Beech Tree Puppet Theater

Art Form(s)
Artist Credentials
Teaching Artist Institute Graduate
About this Artist

Beech Tree Puppet Theater founders Ole and Ingrid Hass are critically acclaimed classical singers and actors and have performed together for almost 30 years. As vocal soloists and puppeteers, they have performed at the National Theater in DC, Atlas Performing Arts Center, Kennedy Center, National Cathedral, and Strathmore Hall and given hundreds of shows in schools, libraries and public spaces in the Washington-Baltimore area. They both hold graduate degrees in opera performance and are active as teachers and artists in residence.

Artist Statement

We tell meaningful stories in an artful way. Our performances are sensory-friendly, usually without amplification. We hand-craft our puppets and sets from natural materials such as wool, silk and wood, and respectfully adapt folk and fairytales for the puppet stage. We place a high value on direct and eloquent language in our scripts, and our songs are composed to be simple and beautiful, imitating or adapting traditional folk tunes.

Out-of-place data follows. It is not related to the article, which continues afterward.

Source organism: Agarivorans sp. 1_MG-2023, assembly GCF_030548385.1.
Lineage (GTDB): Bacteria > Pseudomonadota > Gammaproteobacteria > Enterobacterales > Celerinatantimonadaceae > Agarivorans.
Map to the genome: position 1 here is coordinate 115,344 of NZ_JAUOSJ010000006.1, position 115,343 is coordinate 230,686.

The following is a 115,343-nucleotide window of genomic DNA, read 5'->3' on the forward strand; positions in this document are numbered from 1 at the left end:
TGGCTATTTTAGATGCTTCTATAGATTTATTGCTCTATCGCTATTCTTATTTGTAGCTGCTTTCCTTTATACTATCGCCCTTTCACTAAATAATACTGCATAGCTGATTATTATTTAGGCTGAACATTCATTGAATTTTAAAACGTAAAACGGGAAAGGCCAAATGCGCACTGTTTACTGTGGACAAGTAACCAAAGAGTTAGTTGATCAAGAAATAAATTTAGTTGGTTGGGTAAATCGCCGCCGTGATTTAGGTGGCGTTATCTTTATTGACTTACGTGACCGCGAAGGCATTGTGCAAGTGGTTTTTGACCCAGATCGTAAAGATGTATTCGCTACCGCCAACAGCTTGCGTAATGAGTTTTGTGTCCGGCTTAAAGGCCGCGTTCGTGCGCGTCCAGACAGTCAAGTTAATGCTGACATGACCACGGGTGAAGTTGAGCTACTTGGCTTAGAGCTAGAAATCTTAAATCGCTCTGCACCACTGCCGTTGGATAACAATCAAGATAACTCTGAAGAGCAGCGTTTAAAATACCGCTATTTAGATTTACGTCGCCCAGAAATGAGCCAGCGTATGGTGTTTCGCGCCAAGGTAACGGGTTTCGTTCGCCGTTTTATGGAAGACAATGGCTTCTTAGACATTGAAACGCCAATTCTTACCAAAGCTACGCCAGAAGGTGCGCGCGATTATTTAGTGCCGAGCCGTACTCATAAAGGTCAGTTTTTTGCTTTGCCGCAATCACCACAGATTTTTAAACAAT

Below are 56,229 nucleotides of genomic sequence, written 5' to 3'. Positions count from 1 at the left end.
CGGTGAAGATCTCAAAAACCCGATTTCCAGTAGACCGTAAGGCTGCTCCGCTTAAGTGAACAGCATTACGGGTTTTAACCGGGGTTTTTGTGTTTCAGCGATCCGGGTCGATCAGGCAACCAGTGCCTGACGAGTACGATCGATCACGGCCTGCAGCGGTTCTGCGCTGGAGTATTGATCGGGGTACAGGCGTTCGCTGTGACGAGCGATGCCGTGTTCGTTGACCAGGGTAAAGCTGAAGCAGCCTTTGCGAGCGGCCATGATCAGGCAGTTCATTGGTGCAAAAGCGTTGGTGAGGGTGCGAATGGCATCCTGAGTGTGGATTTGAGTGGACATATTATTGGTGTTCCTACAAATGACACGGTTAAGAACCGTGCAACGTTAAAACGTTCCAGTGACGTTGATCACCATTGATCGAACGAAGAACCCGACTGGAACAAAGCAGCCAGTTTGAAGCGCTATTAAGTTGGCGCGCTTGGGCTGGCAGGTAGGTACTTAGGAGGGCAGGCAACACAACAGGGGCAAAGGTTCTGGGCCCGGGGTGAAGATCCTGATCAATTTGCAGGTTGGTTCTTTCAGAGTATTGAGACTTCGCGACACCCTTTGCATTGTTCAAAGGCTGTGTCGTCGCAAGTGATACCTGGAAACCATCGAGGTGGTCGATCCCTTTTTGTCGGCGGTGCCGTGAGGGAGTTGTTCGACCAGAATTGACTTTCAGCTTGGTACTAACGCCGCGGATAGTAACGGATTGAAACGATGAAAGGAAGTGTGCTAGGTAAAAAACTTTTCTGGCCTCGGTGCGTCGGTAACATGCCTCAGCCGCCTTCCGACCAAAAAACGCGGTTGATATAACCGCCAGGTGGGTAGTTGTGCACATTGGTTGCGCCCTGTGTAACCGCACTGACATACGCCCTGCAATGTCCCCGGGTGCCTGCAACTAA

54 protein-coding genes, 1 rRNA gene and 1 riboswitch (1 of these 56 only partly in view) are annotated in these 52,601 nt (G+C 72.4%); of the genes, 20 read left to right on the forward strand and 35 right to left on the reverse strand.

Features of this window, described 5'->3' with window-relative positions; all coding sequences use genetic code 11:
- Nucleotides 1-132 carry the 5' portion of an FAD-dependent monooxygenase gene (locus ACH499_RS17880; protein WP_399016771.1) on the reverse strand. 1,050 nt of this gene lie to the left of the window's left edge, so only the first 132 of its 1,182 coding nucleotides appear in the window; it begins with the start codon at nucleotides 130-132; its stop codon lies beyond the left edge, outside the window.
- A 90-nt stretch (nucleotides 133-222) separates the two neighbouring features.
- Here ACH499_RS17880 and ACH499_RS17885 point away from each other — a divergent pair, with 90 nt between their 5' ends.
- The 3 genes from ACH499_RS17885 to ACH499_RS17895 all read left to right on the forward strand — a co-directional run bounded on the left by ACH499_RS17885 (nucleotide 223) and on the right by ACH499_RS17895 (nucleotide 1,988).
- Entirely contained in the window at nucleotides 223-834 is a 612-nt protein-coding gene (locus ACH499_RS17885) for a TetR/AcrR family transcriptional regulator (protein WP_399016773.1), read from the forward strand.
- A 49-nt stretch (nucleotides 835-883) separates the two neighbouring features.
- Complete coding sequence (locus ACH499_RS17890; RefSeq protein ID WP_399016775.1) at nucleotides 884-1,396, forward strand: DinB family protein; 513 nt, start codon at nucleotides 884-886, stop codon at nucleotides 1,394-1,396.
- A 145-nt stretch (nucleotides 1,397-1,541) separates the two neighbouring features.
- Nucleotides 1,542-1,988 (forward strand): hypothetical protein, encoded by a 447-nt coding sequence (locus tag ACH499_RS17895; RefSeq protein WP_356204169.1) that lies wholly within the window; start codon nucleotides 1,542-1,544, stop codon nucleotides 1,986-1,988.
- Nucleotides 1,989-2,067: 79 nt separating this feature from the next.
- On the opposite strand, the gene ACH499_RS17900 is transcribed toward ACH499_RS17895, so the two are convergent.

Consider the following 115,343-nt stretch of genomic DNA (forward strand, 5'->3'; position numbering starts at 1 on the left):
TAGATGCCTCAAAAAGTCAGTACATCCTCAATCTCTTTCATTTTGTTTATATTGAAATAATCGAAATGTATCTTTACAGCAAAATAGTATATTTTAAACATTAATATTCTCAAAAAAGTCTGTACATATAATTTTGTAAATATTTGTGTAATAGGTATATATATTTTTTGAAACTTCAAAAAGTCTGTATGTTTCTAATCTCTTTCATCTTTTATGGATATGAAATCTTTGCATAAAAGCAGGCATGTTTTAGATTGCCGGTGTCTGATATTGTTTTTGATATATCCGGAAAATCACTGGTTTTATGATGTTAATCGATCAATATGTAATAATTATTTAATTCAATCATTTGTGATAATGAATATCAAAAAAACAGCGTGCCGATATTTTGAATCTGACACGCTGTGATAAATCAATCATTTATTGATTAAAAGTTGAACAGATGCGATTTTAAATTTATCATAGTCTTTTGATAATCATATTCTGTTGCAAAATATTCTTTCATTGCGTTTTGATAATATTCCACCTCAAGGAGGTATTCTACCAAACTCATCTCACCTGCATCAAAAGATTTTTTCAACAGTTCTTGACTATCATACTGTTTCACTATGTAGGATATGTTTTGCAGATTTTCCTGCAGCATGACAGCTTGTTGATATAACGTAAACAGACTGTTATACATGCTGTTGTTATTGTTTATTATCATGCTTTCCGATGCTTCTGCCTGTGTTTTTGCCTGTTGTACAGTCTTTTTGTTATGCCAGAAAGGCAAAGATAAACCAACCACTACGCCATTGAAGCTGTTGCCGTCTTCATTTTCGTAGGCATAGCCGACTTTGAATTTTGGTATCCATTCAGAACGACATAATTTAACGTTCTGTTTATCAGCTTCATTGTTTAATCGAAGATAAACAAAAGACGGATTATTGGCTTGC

Puppets bring a story to life, enhancing its meaning and impact for the audience. Language is enlivened, inspiring a love for stories and reading. Our shows often celebrate aspects of the natural world, such as the seasons, weather, or a sunrise, inspiring enthusiasm for nature and its treatment in the curriculum. The combination of story-telling, music, and visuals with puppets appeals to all types of learners and deepens their recall of content. Puppets can also break down barriers, cross-cultural differences, and open people of all ages to new ideas and possibilities.


“The Hass duo have marvelous voices... The craftsmanship on the sets and props,
a joy to behold... ‘The Giant Turnip’ sings.”

“Beech Tree Puppets performed for our 2 nd grade students and blew them away! This
professional duo of trained singers put on a captivation show that mesmerized every single student in a group of 70. The performers wove a spellbinding and suspenseful story (The Crystal Ball) that contained story elements, clearly defined characters, and beautifully made puppets, costumes, stage, and scenery. Their storytelling was reminiscent of the traditional craft, encouraging students to use their imaginations, but also introduced sophisticated, yet accessible vocabulary.”

Osa Oyegun, teacher, Washington International School

“From the smallest pre-Kindergarten students, to the biggest fifth graders, students were mesmerized.”

Greenbelt News Review